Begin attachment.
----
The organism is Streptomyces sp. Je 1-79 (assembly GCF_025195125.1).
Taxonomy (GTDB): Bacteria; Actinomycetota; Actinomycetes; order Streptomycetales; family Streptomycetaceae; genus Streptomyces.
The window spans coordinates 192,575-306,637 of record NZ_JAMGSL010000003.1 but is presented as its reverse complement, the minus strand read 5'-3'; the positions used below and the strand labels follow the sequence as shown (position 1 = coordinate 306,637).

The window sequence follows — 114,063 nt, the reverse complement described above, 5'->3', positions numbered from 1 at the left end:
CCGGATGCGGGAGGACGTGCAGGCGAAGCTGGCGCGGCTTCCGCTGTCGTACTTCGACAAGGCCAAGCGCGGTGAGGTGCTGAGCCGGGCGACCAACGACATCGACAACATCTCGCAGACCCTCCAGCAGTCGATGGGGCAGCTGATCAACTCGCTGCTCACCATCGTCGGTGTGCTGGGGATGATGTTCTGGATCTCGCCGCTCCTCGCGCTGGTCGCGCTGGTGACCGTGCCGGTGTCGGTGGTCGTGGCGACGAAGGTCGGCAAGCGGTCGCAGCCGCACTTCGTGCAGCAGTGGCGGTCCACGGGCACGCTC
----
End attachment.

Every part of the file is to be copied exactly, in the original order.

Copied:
The organism is Streptomyces sp. Je 1-79 (assembly GCF_025195125.1).
Taxonomy (GTDB): Bacteria; Actinomycetota; Actinomycetes; order Streptomycetales; family Streptomycetaceae; genus Streptomyces.
The window spans coordinates 192,575-306,637 of record NZ_JAMGSL010000003.1 but is presented as its reverse complement, the minus strand read 5'-3'; the positions used below and the strand labels follow the sequence as shown (position 1 = coordinate 306,637).

The window sequence follows — 114,063 nt, the reverse complement described above, 5'->3', positions numbered from 1 at the left end:
CCGGATGCGGGAGGACGTGCAGGCGAAGCTGGCGCGGCTTCCGCTGTCGTACTTCGACAAGGCCAAGCGCGGTGAGGTGCTGAGCCGGGCGACCAACGACATCGACAACATCTCGCAGACCCTCCAGCAGTCGATGGGGCAGCTGATCAACTCGCTGCTCACCATCGTCGGTGTGCTGGGGATGATGTTCTGGATCTCGCCGCTCCTCGCGCTGGTCGCGCTGGTGACCGTGCCGGTGTCGGTGGTCGTGGCGACGAAGGTCGGCAAGCGGTCGCAGCCGCACTTCGTGCAGCAGTGGCGGTCCACGGGCACGCTC